The Importance of Trailing Edge Semiconductor Manufacturing

The Importance of Trailing Edge Semiconductor Manufacturing

A major issue regarding China's position as a leading maker of lower-level processors is that if they nationalize these fabs, they may be able to control who can buy these chips at some point.

Fremont, CA: Much has been stated in recent months about the shortage of chips developed on leading-edge manufacturing nodes such as 7nm, 5nm, and so on. While there are some limitations in chips made with these advanced manufacturing technologies, the semiconductor industry's other problem appears to be at the trailing edge. The leading edge gets the most attention as it is the most interesting.

Supercomputers on the cloud, powerful servers, PCs and laptops, and even the computers in our pockets are all powered by the leading edge. However, many computing devices are not only comprised of cutting-edge microprocessors. Legacy nodes are used to make up the vast bulk of other components. Many mainstream processors, particularly those designed for automobiles, medical monitoring devices, and various other goods, are frequently built with significantly larger nodes at what is known as the trailing edge.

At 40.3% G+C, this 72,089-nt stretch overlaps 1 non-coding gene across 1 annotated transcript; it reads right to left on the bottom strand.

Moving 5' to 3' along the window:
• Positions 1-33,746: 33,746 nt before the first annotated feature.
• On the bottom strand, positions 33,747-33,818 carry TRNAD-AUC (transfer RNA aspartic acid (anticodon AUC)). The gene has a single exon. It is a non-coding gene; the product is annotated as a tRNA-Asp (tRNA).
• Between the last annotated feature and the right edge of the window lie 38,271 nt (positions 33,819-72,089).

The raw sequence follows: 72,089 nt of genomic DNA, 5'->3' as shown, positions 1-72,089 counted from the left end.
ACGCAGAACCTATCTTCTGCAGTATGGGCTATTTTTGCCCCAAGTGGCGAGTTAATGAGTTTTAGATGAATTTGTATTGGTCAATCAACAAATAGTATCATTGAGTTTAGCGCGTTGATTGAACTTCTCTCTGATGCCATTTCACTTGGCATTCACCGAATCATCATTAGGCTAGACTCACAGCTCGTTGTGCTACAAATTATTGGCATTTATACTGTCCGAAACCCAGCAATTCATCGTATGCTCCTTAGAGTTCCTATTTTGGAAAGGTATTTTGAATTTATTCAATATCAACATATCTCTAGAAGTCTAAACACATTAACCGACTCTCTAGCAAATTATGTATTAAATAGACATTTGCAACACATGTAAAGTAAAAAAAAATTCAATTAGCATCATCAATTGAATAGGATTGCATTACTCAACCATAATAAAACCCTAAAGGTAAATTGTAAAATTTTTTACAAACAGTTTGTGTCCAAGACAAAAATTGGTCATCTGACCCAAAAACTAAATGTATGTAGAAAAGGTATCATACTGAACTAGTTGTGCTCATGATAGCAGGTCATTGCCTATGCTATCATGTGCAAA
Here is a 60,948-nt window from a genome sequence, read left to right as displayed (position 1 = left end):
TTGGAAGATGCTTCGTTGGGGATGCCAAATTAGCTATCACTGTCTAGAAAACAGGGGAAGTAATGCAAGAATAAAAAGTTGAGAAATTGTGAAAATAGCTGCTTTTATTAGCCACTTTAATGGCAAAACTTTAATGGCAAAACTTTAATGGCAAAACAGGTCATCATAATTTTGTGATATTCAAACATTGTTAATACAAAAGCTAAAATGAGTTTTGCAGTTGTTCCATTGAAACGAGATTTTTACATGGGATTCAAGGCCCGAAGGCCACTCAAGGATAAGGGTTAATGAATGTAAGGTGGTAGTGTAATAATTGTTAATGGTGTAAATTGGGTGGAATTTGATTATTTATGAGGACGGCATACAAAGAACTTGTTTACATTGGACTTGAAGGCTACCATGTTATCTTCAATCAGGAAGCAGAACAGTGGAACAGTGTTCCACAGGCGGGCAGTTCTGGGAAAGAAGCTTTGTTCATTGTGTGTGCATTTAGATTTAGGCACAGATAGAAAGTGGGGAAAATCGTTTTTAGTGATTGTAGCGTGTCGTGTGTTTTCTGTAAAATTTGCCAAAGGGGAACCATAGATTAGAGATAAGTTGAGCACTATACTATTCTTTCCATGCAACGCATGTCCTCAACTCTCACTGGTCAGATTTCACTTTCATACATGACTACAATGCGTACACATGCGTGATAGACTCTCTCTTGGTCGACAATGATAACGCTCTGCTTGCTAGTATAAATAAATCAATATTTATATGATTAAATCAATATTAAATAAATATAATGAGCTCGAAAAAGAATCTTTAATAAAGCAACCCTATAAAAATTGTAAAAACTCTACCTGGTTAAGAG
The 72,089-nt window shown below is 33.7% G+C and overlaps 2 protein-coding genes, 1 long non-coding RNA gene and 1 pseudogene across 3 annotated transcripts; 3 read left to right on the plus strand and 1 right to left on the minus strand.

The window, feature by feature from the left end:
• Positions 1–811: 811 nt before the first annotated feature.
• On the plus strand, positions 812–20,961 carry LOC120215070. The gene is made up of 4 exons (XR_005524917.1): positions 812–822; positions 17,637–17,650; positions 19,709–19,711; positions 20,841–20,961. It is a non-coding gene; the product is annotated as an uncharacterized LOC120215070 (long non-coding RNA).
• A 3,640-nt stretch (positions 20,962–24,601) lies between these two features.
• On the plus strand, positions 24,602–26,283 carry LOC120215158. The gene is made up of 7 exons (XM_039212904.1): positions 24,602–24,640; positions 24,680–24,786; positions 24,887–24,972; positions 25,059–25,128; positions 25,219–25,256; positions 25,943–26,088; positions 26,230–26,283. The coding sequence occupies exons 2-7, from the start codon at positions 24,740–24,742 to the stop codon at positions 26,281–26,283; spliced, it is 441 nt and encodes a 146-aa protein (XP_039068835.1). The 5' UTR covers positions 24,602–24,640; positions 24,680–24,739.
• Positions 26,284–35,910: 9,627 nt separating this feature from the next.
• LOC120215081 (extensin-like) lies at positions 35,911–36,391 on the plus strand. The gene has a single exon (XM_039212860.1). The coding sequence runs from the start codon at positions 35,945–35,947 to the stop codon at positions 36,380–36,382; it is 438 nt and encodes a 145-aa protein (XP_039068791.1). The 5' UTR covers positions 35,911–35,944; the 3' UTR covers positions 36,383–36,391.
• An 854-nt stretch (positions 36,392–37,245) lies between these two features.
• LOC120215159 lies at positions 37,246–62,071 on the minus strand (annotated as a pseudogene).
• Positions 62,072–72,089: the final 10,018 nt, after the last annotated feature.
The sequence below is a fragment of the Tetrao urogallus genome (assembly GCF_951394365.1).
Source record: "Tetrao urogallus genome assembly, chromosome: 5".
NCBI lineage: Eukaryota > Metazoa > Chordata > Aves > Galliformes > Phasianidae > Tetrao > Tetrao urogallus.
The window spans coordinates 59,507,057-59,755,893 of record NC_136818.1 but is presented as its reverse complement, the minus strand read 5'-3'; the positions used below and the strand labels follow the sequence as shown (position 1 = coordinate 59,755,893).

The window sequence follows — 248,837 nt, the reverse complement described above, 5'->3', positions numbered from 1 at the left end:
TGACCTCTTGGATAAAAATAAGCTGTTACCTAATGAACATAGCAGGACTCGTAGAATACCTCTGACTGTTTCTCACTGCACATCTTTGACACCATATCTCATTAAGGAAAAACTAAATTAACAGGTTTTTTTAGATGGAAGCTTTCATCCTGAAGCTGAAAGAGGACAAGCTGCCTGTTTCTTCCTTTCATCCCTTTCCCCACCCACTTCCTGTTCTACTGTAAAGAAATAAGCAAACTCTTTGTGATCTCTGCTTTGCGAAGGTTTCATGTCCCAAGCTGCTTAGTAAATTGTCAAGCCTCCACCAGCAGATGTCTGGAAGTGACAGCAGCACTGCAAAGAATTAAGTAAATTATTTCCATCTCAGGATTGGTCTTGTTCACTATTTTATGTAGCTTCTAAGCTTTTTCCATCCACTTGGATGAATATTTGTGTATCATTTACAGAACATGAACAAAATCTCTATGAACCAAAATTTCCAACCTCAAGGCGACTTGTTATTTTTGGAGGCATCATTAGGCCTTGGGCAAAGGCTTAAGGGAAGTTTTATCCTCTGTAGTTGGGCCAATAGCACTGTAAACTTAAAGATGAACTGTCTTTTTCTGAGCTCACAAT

The bulk of firms producing these chips, mostly made using 90nm and higher technologies, are based in China. These chips are generally considered a commodity, which is why most large fabs do not devote much attention to the trailing edge. Despite this, most current digital gadgets use at least a few chips from the trailing edge. So, while legacy chips aren't as flashy as cutting-edge processors, they're nevertheless crucial in producing computer devices of all shapes and sizes.

Because most of the leading semiconductor fabs have chosen to invest in cutting-edge advanced computing fabs, the requirement for processors on larger nodes is also limited. Intel, TSMC, and Samsung will be building new fabs in the United States that will focus on 10nm, 7nm, and 5nm processes.

Global Foundries in New York is an exception to this trend. They specialize in 24 nm, 28 nm, and up to 350 nm processes and can supply a wide range of chips for various businesses other than the computer industry.

Global Foundries is the only large American company capable of competing with China at this level. However, China controls the higher processes that create millions of low-power chips used in a wide range of devices. Even though the device requires more powerful chips to operate, these are used for low-level functions.

A major issue regarding China's position as a leading maker of lower-level processors is that if they nationalize these fabs, they may be able to control who can buy these chips at some point. However, TSMC, Intel, and Samsung are all working on new fabs for advanced processors in the 7nm, 5nm, and maybe 2nm nodes.

In the United States, Global Foundries can supply some of the other chip demands. Nevertheless, demand remains high, and all of their fabs in the U. S. and those in Singapore and Dresden, Germany, are at maximum capacity.

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